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Mimir's Well, A Scandinavian Myth by Julia Clinton Jones


In the north of Europe there is a rugged land, where the winters are long and dark, with short bright summers. Nine hundred years ago the people there were pagans, believing in gods and giants, and their mythology is full of wonderful stories. As these myths, or sacred fables, tell of strange adventures, I think you will like them quite as well as even the Arabian Nights.

Take your maps now, and find this wild north land. It is called Scandinavia, and comprises Norway and Sweden. The home of these Northern gods was a city called Asgard, built above the clouds, in the midst of which stood Valhalla, the hall of the chief god, Odin. Such a marvellous place as this was! It had a golden roof that reflected light over all the earth, just like the sun, and its ceiling was supported by spears, while millions of shields formed its walls, over which were draped coats of mail. A huge wolf stood before its immense gates, through which eight hundred men could march abreast. Around the walls flowed a deep river, through whose waves Odin's guests were forced to wade. But I can not tell you now of Odin's feast, which was always being held in Valhalla, nor of his guests, the heroes, whom the beautiful Battle Maidens brought there on bloody shields from the earth. Asgard was overshadowed by the mighty tree Igdrasil. This tree was more marvellous than any of which you ever heard; no cork, nor India rubber, nor banyan tree could begin to compare with it; for this was the Life-Tree, and had been growing before creation. The horrible dragon, Death, gnawed constantly at its roots, but three sisters, the Nornas, watering them daily from the Life-Spring, kept the tree flourishing. Seated under its shade, the elder sisters (Past and Present) spun away briskly at the wonderful web of Time, which the youngest (the Future) amused herself by tearing to pieces. Far down in Giant-land, where the roots began to shoot, was an ancient well, guarded by the good giant Mimir (Memory). There the gods always went for a morning draught that should make them wise in their daily tasks, since this was the well of wisdom.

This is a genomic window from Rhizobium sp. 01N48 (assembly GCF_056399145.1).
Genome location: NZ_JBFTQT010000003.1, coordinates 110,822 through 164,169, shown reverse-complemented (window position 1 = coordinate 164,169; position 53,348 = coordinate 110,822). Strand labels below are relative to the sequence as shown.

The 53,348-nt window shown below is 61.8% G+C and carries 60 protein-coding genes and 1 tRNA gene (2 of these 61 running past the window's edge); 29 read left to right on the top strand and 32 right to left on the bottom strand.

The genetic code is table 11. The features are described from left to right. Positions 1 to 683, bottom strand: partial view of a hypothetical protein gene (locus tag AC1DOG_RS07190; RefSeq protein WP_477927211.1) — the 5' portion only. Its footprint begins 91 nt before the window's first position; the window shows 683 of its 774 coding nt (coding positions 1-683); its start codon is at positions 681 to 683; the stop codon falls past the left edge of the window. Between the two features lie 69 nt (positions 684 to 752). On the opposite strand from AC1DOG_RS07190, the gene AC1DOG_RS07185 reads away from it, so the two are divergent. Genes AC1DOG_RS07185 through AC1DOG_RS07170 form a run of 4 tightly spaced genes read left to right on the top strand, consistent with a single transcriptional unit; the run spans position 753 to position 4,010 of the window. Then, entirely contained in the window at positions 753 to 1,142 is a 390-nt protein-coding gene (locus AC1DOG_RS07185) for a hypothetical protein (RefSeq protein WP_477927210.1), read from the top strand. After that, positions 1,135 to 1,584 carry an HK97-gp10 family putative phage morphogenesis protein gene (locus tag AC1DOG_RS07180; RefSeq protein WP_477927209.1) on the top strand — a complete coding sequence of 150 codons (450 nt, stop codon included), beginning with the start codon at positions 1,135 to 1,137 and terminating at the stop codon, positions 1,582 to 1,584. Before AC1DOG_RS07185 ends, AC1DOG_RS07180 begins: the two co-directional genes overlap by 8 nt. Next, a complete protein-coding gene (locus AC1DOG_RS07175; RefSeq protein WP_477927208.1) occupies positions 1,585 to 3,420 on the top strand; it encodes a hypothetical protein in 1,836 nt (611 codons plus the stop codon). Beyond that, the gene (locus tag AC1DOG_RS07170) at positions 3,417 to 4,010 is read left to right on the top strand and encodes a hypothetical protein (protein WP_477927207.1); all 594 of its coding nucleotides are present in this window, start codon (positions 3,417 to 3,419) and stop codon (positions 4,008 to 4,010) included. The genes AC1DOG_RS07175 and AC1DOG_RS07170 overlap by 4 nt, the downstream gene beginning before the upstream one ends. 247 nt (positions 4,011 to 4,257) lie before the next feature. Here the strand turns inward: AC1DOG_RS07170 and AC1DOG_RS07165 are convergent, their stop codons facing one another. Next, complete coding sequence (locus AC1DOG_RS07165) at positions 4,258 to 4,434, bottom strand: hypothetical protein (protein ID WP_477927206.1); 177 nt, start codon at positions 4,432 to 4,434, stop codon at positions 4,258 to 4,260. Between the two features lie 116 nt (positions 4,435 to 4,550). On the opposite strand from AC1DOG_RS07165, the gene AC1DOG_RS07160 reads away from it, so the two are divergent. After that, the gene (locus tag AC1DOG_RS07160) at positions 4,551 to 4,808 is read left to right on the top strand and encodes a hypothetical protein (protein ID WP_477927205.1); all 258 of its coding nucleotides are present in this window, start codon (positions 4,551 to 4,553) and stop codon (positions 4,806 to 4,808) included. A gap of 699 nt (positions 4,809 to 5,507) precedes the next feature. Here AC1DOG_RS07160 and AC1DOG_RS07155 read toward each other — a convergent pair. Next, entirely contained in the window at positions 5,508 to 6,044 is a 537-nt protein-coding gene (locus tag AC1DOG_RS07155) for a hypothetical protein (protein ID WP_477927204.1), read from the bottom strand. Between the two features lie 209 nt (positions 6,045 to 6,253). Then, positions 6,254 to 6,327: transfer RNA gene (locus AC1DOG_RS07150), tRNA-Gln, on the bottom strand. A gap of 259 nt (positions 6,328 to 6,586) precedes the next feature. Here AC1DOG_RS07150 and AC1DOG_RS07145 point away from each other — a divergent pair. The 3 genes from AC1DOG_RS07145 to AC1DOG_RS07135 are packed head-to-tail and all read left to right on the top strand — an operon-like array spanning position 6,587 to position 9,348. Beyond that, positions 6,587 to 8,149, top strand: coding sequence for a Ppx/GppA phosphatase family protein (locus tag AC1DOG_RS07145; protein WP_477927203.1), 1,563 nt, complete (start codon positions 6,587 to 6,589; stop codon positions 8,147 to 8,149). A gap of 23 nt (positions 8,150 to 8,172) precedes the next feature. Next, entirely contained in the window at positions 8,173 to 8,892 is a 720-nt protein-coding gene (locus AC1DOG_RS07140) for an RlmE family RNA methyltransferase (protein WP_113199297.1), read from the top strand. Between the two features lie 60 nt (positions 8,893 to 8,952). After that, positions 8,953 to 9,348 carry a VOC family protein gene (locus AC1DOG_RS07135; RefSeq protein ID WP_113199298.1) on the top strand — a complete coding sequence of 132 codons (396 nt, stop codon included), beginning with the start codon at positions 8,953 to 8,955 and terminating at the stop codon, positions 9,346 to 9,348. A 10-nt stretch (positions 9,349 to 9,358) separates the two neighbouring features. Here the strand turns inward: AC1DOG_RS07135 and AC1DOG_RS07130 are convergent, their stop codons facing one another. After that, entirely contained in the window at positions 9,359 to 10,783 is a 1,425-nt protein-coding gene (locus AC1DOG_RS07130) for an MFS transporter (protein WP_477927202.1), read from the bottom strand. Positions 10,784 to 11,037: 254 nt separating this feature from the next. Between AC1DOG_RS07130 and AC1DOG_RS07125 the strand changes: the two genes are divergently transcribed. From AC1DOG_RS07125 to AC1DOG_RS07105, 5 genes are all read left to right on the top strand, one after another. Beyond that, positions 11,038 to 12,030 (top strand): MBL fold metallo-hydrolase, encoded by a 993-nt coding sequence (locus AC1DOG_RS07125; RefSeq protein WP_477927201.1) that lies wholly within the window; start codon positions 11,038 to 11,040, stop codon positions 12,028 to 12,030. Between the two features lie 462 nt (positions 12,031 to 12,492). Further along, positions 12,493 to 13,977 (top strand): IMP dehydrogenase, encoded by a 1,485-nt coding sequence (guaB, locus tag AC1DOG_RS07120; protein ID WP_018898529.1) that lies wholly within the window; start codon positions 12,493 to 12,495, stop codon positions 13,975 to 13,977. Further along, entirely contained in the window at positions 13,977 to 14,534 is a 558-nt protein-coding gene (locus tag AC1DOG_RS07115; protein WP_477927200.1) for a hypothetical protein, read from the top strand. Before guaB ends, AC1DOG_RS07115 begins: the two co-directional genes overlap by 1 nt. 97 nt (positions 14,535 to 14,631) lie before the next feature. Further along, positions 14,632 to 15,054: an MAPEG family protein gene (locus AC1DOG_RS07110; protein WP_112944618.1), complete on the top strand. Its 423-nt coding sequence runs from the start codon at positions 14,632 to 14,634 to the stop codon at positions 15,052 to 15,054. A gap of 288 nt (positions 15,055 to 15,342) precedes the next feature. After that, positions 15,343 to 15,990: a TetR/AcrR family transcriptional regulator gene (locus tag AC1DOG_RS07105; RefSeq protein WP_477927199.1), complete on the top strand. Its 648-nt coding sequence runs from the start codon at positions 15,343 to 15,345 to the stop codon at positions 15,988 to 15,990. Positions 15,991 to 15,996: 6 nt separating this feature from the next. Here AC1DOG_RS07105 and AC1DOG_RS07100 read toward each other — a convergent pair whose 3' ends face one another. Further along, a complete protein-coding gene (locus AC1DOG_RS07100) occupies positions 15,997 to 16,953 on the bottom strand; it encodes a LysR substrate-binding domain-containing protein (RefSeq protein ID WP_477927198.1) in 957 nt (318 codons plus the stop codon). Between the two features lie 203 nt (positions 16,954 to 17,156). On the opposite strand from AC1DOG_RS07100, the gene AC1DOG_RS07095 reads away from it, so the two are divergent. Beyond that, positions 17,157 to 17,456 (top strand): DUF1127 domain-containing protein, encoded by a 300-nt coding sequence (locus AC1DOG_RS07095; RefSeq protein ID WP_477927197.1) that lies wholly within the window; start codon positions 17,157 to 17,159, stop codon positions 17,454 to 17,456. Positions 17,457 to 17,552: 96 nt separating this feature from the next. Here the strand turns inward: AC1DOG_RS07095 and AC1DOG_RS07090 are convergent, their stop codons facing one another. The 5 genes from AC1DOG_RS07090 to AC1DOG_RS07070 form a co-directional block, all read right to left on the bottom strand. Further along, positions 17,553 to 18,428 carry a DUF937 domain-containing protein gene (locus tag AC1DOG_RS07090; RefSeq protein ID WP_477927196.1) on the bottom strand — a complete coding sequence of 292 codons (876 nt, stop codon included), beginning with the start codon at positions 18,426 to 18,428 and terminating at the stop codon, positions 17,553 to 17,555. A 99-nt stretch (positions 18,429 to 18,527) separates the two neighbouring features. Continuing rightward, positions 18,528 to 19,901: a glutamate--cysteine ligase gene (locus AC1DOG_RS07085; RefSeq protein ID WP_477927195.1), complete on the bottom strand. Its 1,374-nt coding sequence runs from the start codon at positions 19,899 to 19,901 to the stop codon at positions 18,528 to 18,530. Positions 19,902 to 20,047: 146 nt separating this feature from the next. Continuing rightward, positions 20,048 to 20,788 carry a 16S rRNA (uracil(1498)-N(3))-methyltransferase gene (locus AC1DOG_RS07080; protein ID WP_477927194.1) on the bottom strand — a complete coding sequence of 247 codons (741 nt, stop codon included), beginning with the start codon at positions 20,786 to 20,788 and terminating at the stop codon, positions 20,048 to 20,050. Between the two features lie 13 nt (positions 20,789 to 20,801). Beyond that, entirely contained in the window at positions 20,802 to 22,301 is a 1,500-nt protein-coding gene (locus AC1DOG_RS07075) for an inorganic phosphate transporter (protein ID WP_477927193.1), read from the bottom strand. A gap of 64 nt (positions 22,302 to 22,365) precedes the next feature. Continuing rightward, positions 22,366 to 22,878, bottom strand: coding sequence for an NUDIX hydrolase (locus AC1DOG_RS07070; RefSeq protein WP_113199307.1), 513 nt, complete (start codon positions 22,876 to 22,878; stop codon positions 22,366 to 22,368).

On one occasion there was a disturbance in Asgard. Loki, a bad spirit, living there in disguise, had been playing tricks on the goddesses, and setting the gods by the ears through his mischief-making pranks, while leading them into many dangerous scrapes, though as yet he had not been found out. His children, too, were just as bad as himself, his son Fenris (Pain), a hideous howling wolf, being the terror of Asgard, while Hela, his daughter (Death), was more horrible than I can describe. Besides these, Loki had brought in other bad spirits, and altogether Asgard was greatly disturbed. Odin himself did not know what to do. He asked the Nornas, but they could not answer, although the youngest hinted that if her lips had not been sealed she could have told something. At last he determined to see Mimir, and take a drink from his well. Saddling his eight-footed horse Sleipnir, away he rode in the night, all alone, over the Rainbow Bridge that joins Asgard with Earth, down to dark Giant-land. He had often before been there to consult Mimir; for although Odin was very wise, Mimir was wiser still, since he guarded the source of wisdom.

The giant was sitting deep in thought by the well, his white beard flowing down far below his waist, which was clasped by a girdle graven with curious characters, as old as the world. He heard Odin coming, and rising to meet him, said this was just what he had known must happen; for what else could have been expected with such a set as Loki and his family living in Asgard? The first thing to be done, he said, was to cast them out from among the gods, then bind them fast in some safe place far away.

What do you suppose this advice cost? Giant-land, you know, was very dark, and although the well was full of wisdom, Mimir had not always light enough to read its secrets. Odin's eye was the sun; so Mimir was glad enough to give his horn of water for a daily loan of Odin's glowing eye, while Odin was willing thus to buy the advice that should make Asgard happy again.